Why did the Cold War start and how did it develop over its first three decades?
What were its most important effects at home and abroad?
The Cold War, often dated from 1947 to 1991, was a sustained state of political and military tension between powers in the Western Bloc, dominated by the United States with NATO among its allies, and powers in the Eastern Bloc, [ dominated by the Soviet Union along with the Warsaw Pact. This began after the success of their temporary wartime alliance against Nazi Germany, leaving the USSR and the US as two superpowers with profound economic and political differences. A neutral faction arose with the Non-Aligned Movement founded by Egypt, India, and Yugoslavia; this faction rejected association with either the US-led West or the Soviet-led East.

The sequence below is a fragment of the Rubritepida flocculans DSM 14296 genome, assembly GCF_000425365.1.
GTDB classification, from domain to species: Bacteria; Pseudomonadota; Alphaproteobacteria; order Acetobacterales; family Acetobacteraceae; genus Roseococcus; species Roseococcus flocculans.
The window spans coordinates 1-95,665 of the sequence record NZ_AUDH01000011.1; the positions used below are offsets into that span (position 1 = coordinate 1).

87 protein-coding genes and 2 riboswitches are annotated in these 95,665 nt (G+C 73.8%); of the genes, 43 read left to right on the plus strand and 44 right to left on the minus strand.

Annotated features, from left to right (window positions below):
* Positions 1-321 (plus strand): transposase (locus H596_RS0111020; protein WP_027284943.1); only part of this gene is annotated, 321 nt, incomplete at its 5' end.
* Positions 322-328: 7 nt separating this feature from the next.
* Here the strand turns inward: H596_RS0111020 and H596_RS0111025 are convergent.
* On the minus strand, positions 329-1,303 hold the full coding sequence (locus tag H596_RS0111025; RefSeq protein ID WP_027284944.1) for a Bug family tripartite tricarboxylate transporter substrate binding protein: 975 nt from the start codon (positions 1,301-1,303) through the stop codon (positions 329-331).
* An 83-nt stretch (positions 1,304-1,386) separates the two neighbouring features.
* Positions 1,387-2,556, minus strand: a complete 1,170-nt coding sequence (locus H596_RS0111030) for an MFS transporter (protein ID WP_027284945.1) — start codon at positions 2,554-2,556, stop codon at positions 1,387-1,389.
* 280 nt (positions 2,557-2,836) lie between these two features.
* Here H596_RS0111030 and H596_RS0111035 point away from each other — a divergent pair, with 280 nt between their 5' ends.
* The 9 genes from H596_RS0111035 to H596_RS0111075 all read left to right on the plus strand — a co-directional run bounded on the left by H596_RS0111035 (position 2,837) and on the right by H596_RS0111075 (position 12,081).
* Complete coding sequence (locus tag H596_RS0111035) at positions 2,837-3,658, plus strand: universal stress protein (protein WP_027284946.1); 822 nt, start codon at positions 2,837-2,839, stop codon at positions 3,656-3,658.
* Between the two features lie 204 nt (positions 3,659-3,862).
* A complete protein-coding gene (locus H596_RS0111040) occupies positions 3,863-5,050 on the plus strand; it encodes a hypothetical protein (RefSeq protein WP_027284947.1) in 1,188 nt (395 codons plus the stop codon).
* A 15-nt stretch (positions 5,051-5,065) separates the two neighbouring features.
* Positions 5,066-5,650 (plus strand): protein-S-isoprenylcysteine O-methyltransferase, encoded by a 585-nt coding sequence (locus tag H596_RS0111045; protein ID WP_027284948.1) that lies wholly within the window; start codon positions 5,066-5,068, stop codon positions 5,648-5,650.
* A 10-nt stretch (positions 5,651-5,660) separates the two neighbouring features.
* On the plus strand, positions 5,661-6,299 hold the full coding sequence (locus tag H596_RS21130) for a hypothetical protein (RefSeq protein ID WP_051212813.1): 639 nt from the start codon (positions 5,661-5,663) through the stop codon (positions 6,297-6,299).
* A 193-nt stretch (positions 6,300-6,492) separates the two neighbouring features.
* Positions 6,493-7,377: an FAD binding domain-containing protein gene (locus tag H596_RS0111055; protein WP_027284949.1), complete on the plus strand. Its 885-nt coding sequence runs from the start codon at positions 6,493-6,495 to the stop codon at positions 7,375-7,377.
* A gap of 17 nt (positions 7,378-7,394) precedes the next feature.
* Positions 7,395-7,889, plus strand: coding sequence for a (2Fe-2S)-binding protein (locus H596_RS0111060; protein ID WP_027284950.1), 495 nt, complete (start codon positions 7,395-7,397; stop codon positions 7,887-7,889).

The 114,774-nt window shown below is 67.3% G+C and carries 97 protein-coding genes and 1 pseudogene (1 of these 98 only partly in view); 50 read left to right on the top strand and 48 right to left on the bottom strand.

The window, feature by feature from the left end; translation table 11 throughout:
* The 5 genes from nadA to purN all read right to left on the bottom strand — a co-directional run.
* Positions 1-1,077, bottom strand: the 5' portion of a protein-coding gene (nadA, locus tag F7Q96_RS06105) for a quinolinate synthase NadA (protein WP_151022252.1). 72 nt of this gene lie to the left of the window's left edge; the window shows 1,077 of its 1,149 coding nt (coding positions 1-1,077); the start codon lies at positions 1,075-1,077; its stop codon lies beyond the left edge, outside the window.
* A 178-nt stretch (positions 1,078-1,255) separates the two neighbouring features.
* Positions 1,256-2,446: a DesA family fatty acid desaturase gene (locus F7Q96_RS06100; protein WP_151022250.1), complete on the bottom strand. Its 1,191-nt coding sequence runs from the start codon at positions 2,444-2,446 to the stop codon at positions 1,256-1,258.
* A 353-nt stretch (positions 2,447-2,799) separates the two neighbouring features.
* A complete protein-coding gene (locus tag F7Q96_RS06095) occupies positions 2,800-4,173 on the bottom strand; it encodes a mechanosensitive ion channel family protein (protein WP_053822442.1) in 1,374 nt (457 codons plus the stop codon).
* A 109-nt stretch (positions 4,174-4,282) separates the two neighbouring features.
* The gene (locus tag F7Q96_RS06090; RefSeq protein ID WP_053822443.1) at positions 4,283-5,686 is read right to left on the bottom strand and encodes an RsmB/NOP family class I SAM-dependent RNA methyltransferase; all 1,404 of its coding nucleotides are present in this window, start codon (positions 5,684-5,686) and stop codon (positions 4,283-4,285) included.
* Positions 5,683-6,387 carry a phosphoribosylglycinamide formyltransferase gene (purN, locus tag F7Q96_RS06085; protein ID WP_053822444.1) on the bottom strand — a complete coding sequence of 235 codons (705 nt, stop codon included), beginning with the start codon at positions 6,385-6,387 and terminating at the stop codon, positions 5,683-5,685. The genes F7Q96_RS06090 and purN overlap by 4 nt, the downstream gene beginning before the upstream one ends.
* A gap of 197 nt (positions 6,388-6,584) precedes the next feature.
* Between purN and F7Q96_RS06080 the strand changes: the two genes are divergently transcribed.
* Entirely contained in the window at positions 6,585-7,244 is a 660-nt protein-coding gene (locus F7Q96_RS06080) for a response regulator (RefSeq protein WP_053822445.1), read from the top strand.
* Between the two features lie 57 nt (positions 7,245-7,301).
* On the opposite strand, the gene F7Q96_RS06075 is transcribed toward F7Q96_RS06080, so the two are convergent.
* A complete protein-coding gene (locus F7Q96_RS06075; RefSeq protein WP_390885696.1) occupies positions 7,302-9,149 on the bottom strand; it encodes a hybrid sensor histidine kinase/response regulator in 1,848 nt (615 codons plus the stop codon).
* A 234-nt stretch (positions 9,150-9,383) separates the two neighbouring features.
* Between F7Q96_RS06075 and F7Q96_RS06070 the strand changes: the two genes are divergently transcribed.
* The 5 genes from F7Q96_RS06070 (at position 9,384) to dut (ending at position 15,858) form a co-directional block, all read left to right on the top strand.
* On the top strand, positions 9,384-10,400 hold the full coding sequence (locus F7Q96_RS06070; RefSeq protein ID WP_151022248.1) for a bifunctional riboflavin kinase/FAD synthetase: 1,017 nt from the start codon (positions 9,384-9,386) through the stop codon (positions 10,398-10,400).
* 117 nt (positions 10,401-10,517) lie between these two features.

The Cold War was so named because the two major powers?each possessing nuclear weapons and thereby threatened with mutual assured destruction?never met in direct military combat. Instead, in their struggle for global influence they engaged in ongoing psychological warfare and in regular indirect confrontations through proxy wars. Cycles of relative calm would be followed by high tension, which could have led to world war. The tensest times were during the Berlin Blockade (1948?1949), the Korean War (1950?1953), the Suez Crisis (1956), the Berlin Crisis of 1961, the Cuban missile crisis (1962), the Vietnam War (1959?1975), the Yom Kippur War (1973), the Soviet war in Afghanistan (1979?1989), the Soviet downing of Korean Air Lines Flight 007 (1983), and the "Able Archer" NATO military exercises (1983).
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